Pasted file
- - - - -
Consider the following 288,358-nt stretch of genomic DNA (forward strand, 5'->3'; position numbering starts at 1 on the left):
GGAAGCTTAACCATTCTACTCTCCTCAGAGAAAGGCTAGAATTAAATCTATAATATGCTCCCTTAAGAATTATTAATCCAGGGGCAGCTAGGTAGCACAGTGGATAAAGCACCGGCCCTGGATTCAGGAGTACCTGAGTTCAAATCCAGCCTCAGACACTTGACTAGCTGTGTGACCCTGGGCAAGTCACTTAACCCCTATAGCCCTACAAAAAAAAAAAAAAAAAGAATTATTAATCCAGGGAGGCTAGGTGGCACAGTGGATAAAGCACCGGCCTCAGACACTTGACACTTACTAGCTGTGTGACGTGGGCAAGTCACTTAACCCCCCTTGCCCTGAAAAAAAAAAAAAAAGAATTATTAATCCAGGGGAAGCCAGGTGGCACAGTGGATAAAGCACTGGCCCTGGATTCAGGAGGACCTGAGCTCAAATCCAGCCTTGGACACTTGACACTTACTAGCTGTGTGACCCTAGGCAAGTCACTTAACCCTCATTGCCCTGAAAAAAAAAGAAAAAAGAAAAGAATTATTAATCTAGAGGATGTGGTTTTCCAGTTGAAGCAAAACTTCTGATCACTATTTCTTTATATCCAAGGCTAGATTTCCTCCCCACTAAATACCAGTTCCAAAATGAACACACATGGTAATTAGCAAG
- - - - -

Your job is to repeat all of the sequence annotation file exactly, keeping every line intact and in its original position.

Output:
Consider the following 288,358-nt stretch of genomic DNA (forward strand, 5'->3'; position numbering starts at 1 on the left):
GGAAGCTTAACCATTCTACTCTCCTCAGAGAAAGGCTAGAATTAAATCTATAATATGCTCCCTTAAGAATTATTAATCCAGGGGCAGCTAGGTAGCACAGTGGATAAAGCACCGGCCCTGGATTCAGGAGTACCTGAGTTCAAATCCAGCCTCAGACACTTGACTAGCTGTGTGACCCTGGGCAAGTCACTTAACCCCTATAGCCCTACAAAAAAAAAAAAAAAAAGAATTATTAATCCAGGGAGGCTAGGTGGCACAGTGGATAAAGCACCGGCCTCAGACACTTGACACTTACTAGCTGTGTGACGTGGGCAAGTCACTTAACCCCCCTTGCCCTGAAAAAAAAAAAAAAAGAATTATTAATCCAGGGGAAGCCAGGTGGCACAGTGGATAAAGCACTGGCCCTGGATTCAGGAGGACCTGAGCTCAAATCCAGCCTTGGACACTTGACACTTACTAGCTGTGTGACCCTAGGCAAGTCACTTAACCCTCATTGCCCTGAAAAAAAAAGAAAAAAGAAAAGAATTATTAATCTAGAGGATGTGGTTTTCCAGTTGAAGCAAAACTTCTGATCACTATTTCTTTATATCCAAGGCTAGATTTCCTCCCCACTAAATACCAGTTCCAAAATGAACACACATGGTAATTAGCAAG